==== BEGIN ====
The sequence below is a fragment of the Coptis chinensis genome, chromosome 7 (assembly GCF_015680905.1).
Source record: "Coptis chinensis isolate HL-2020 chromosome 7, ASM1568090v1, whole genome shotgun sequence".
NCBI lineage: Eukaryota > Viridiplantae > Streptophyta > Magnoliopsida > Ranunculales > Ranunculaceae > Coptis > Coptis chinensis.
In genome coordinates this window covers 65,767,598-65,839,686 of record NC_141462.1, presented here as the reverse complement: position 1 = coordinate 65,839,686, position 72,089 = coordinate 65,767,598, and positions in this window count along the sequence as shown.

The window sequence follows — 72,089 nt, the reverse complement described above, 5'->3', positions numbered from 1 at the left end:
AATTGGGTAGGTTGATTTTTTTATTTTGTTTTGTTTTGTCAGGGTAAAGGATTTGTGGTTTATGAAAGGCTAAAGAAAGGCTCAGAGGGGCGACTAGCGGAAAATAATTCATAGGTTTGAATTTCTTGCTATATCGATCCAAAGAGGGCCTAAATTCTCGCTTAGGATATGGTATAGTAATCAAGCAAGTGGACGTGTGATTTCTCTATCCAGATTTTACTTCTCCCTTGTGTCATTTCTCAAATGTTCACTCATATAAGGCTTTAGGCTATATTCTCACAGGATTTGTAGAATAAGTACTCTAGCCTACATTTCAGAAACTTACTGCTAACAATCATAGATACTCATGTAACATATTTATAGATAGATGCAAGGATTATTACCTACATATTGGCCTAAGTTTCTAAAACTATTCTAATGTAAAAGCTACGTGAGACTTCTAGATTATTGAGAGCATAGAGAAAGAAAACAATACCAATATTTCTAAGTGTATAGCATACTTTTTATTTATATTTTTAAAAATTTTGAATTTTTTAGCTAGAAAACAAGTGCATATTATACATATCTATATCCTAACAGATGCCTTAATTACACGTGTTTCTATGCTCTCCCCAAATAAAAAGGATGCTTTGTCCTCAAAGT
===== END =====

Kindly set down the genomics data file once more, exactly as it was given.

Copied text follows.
The sequence below is a fragment of the Coptis chinensis genome, chromosome 7 (assembly GCF_015680905.1).
Source record: "Coptis chinensis isolate HL-2020 chromosome 7, ASM1568090v1, whole genome shotgun sequence".
NCBI lineage: Eukaryota > Viridiplantae > Streptophyta > Magnoliopsida > Ranunculales > Ranunculaceae > Coptis > Coptis chinensis.
In genome coordinates this window covers 65,767,598-65,839,686 of record NC_141462.1, presented here as the reverse complement: position 1 = coordinate 65,839,686, position 72,089 = coordinate 65,767,598, and positions in this window count along the sequence as shown.

The window sequence follows — 72,089 nt, the reverse complement described above, 5'->3', positions numbered from 1 at the left end:
AATTGGGTAGGTTGATTTTTTTATTTTGTTTTGTTTTGTCAGGGTAAAGGATTTGTGGTTTATGAAAGGCTAAAGAAAGGCTCAGAGGGGCGACTAGCGGAAAATAATTCATAGGTTTGAATTTCTTGCTATATCGATCCAAAGAGGGCCTAAATTCTCGCTTAGGATATGGTATAGTAATCAAGCAAGTGGACGTGTGATTTCTCTATCCAGATTTTACTTCTCCCTTGTGTCATTTCTCAAATGTTCACTCATATAAGGCTTTAGGCTATATTCTCACAGGATTTGTAGAATAAGTACTCTAGCCTACATTTCAGAAACTTACTGCTAACAATCATAGATACTCATGTAACATATTTATAGATAGATGCAAGGATTATTACCTACATATTGGCCTAAGTTTCTAAAACTATTCTAATGTAAAAGCTACGTGAGACTTCTAGATTATTGAGAGCATAGAGAAAGAAAACAATACCAATATTTCTAAGTGTATAGCATACTTTTTATTTATATTTTTAAAAATTTTGAATTTTTTAGCTAGAAAACAAGTGCATATTATACATATCTATATCCTAACAGATGCCTTAATTACACGTGTTTCTATGCTCTCCCCAAATAAAAAGGATGCTTTGTCCTCAAAGT